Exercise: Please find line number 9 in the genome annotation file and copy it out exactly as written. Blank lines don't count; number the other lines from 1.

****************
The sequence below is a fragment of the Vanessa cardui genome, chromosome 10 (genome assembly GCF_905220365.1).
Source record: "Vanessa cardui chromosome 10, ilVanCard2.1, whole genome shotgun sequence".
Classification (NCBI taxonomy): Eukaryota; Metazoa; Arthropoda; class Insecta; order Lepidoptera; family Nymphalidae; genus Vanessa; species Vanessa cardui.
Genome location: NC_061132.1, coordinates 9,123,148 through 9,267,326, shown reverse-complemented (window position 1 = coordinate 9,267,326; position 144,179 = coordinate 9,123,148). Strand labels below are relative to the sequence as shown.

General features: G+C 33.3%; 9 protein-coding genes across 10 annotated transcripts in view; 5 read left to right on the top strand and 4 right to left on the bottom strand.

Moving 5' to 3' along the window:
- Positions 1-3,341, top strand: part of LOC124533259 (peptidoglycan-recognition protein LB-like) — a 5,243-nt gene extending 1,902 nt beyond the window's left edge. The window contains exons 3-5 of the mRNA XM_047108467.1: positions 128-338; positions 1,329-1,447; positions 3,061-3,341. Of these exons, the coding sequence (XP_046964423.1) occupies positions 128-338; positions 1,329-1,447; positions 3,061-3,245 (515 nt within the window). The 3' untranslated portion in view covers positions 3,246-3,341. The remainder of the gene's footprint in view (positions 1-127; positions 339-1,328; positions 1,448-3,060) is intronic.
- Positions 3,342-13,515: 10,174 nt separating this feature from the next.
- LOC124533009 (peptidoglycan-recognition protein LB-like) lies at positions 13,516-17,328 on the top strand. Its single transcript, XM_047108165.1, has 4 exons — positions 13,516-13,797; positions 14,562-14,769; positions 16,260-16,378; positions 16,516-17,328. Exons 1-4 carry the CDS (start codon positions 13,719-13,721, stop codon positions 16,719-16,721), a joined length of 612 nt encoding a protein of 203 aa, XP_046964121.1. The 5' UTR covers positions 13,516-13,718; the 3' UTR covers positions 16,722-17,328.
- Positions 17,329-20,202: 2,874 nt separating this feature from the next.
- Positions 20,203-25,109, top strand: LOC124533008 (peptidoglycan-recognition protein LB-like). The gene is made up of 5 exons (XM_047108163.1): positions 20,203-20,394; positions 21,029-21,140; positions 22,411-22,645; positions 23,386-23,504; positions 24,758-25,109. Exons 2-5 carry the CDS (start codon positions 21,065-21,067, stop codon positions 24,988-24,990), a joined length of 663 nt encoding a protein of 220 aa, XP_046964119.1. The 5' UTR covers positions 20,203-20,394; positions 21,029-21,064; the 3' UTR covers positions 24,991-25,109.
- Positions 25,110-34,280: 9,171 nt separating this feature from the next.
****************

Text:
- LOC124533009 (peptidoglycan-recognition protein LB-like) lies at positions 13,516-17,328 on the top strand. Its single transcript, XM_047108165.1, has 4 exons — positions 13,516-13,797; positions 14,562-14,769; positions 16,260-16,378; positions 16,516-17,328. Exons 1-4 carry the CDS (start codon positions 13,719-13,721, stop codon positions 16,719-16,721), a joined length of 612 nt encoding a protein of 203 aa, XP_046964121.1. The 5' UTR covers positions 13,516-13,718; the 3' UTR covers positions 16,722-17,328.